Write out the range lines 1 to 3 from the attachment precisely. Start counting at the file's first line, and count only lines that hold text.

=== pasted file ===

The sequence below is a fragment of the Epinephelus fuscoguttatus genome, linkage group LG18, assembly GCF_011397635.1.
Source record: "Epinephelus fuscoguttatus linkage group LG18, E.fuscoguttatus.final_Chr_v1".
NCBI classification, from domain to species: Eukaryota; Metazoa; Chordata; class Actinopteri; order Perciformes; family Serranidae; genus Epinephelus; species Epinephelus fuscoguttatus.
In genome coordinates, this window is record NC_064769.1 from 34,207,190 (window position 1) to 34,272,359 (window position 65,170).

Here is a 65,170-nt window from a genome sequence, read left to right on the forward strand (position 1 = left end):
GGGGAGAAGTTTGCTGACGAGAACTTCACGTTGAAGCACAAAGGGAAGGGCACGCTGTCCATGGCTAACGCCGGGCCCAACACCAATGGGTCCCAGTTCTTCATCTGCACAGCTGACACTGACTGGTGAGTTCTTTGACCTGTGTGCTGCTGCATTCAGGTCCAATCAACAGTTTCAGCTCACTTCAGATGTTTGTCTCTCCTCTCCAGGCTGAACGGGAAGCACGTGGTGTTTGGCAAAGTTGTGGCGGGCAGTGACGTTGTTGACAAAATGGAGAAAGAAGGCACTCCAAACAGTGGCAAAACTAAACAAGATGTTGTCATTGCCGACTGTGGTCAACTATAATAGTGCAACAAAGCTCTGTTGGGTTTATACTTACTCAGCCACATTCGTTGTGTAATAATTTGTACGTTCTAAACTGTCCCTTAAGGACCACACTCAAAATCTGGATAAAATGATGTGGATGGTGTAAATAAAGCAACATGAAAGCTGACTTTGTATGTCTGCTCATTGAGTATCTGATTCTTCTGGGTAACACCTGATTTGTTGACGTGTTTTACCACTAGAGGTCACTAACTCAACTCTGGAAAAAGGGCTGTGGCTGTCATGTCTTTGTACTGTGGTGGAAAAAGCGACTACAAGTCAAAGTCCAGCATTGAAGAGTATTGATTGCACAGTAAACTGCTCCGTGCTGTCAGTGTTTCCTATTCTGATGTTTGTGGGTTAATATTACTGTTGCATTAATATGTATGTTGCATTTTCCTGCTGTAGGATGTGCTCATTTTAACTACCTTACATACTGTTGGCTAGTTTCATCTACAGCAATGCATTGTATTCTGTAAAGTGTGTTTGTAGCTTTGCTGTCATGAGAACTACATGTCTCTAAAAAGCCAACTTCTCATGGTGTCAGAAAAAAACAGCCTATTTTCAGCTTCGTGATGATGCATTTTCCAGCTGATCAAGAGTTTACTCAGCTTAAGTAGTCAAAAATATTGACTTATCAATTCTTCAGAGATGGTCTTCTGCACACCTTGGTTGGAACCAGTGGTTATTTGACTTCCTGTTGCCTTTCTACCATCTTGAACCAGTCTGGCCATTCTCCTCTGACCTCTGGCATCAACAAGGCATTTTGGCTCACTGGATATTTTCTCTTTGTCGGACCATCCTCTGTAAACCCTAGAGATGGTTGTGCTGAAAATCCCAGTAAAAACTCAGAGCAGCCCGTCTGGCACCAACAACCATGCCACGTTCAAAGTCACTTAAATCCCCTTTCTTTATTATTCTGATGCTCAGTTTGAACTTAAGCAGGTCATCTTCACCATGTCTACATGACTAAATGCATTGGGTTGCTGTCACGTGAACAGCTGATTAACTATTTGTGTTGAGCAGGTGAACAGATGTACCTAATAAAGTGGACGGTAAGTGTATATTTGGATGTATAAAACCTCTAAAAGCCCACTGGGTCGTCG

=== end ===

The sequence below is a fragment of the Epinephelus fuscoguttatus genome, linkage group LG18, assembly GCF_011397635.1.
Source record: "Epinephelus fuscoguttatus linkage group LG18, E.fuscoguttatus.final_Chr_v1".
NCBI classification, from domain to species: Eukaryota; Metazoa; Chordata; class Actinopteri; order Perciformes; family Serranidae; genus Epinephelus; species Epinephelus fuscoguttatus.